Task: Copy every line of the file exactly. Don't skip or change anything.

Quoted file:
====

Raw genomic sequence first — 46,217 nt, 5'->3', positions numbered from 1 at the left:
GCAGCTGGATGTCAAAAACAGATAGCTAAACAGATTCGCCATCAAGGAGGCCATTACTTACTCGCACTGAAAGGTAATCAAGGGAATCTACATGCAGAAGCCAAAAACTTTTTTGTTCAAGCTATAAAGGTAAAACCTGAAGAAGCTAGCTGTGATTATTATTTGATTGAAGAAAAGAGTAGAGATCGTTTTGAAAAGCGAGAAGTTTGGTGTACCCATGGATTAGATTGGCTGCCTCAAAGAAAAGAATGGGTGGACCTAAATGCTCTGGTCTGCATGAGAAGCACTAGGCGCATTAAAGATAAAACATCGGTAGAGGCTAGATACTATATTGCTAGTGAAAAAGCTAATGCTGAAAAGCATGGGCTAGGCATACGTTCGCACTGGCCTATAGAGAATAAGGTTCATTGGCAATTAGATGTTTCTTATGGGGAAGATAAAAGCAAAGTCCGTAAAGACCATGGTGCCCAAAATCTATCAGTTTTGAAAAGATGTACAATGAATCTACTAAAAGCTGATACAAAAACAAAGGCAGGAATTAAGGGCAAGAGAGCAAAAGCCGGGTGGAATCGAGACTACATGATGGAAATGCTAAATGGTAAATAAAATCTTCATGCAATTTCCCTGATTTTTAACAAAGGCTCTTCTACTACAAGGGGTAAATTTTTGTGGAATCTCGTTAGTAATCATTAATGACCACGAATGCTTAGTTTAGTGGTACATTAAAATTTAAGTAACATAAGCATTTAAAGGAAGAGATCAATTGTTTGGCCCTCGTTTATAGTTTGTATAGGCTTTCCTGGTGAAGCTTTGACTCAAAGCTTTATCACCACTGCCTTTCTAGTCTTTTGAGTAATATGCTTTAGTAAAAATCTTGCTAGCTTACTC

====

Raw genomic sequence first — 46,217 nt, 5'->3', positions numbered from 1 at the left:
GCAGCTGGATGTCAAAAACAGATAGCTAAACAGATTCGCCATCAAGGAGGCCATTACTTACTCGCACTGAAAGGTAATCAAGGGAATCTACATGCAGAAGCCAAAAACTTTTTTGTTCAAGCTATAAAGGTAAAACCTGAAGAAGCTAGCTGTGATTATTATTTGATTGAAGAAAAGAGTAGAGATCGTTTTGAAAAGCGAGAAGTTTGGTGTACCCATGGATTAGATTGGCTGCCTCAAAGAAAAGAATGGGTGGACCTAAATGCTCTGGTCTGCATGAGAAGCACTAGGCGCATTAAAGATAAAACATCGGTAGAGGCTAGATACTATATTGCTAGTGAAAAAGCTAATGCTGAAAAGCATGGGCTAGGCATACGTTCGCACTGGCCTATAGAGAATAAGGTTCATTGGCAATTAGATGTTTCTTATGGGGAAGATAAAAGCAAAGTCCGTAAAGACCATGGTGCCCAAAATCTATCAGTTTTGAAAAGATGTACAATGAATCTACTAAAAGCTGATACAAAAACAAAGGCAGGAATTAAGGGCAAGAGAGCAAAAGCCGGGTGGAATCGAGACTACATGATGGAAATGCTAAATGGTAAATAAAATCTTCATGCAATTTCCCTGATTTTTAACAAAGGCTCTTCTACTACAAGGGGTAAATTTTTGTGGAATCTCGTTAGTAATCATTAATGACCACGAATGCTTAGTTTAGTGGTACATTAAAATTTAAGTAACATAAGCATTTAAAGGAAGAGATCAATTGTTTGGCCCTCGTTTATAGTTTGTATAGGCTTTCCTGGTGAAGCTTTGACTCAAAGCTTTATCACCACTGCCTTTCTAGTCTTTTGAGTAATATGCTTTAGTAAAAATCTTGCTAGCTTACTC